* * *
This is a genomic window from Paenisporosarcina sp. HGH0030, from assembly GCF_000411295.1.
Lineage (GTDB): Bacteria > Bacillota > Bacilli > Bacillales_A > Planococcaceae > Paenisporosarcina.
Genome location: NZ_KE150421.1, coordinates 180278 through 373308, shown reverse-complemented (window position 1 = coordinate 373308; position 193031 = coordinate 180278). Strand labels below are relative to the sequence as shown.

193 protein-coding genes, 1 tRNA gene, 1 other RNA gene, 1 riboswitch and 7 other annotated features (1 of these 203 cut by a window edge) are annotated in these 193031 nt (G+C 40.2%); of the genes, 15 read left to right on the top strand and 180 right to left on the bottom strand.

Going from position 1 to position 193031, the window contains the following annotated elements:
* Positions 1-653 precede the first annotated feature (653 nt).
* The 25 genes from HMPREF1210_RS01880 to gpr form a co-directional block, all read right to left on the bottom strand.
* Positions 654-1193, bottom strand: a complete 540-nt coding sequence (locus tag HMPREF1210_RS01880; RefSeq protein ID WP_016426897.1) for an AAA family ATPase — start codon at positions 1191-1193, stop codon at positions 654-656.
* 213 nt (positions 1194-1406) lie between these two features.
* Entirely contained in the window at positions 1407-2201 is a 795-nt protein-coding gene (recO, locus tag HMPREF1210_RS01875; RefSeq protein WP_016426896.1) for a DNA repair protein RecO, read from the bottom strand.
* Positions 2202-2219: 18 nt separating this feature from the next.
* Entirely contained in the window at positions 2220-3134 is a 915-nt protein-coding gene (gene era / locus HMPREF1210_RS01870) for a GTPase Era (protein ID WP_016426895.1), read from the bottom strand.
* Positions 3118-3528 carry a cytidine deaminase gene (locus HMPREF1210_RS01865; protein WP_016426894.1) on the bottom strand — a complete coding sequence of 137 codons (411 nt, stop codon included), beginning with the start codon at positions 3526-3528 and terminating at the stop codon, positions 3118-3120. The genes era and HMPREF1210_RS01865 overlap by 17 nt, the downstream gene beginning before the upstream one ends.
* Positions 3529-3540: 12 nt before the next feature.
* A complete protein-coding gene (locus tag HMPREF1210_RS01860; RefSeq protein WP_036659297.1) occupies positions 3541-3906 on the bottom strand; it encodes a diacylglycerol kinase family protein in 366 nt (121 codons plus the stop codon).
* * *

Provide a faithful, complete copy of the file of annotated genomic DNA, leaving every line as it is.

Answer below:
This is a genomic window from Paenisporosarcina sp. HGH0030, from assembly GCF_000411295.1.
Lineage (GTDB): Bacteria > Bacillota > Bacilli > Bacillales_A > Planococcaceae > Paenisporosarcina.
Genome location: NZ_KE150421.1, coordinates 180278 through 373308, shown reverse-complemented (window position 1 = coordinate 373308; position 193031 = coordinate 180278). Strand labels below are relative to the sequence as shown.

193 protein-coding genes, 1 tRNA gene, 1 other RNA gene, 1 riboswitch and 7 other annotated features (1 of these 203 cut by a window edge) are annotated in these 193031 nt (G+C 40.2%); of the genes, 15 read left to right on the top strand and 180 right to left on the bottom strand.

Going from position 1 to position 193031, the window contains the following annotated elements:
* Positions 1-653 precede the first annotated feature (653 nt).
* The 25 genes from HMPREF1210_RS01880 to gpr form a co-directional block, all read right to left on the bottom strand.
* Positions 654-1193, bottom strand: a complete 540-nt coding sequence (locus tag HMPREF1210_RS01880; RefSeq protein ID WP_016426897.1) for an AAA family ATPase — start codon at positions 1191-1193, stop codon at positions 654-656.
* 213 nt (positions 1194-1406) lie between these two features.
* Entirely contained in the window at positions 1407-2201 is a 795-nt protein-coding gene (recO, locus tag HMPREF1210_RS01875; RefSeq protein WP_016426896.1) for a DNA repair protein RecO, read from the bottom strand.
* Positions 2202-2219: 18 nt separating this feature from the next.
* Entirely contained in the window at positions 2220-3134 is a 915-nt protein-coding gene (gene era / locus HMPREF1210_RS01870) for a GTPase Era (protein ID WP_016426895.1), read from the bottom strand.
* Positions 3118-3528 carry a cytidine deaminase gene (locus HMPREF1210_RS01865; protein WP_016426894.1) on the bottom strand — a complete coding sequence of 137 codons (411 nt, stop codon included), beginning with the start codon at positions 3526-3528 and terminating at the stop codon, positions 3118-3120. The genes era and HMPREF1210_RS01865 overlap by 17 nt, the downstream gene beginning before the upstream one ends.
* Positions 3529-3540: 12 nt before the next feature.
* A complete protein-coding gene (locus tag HMPREF1210_RS01860; RefSeq protein WP_036659297.1) occupies positions 3541-3906 on the bottom strand; it encodes a diacylglycerol kinase family protein in 366 nt (121 codons plus the stop codon).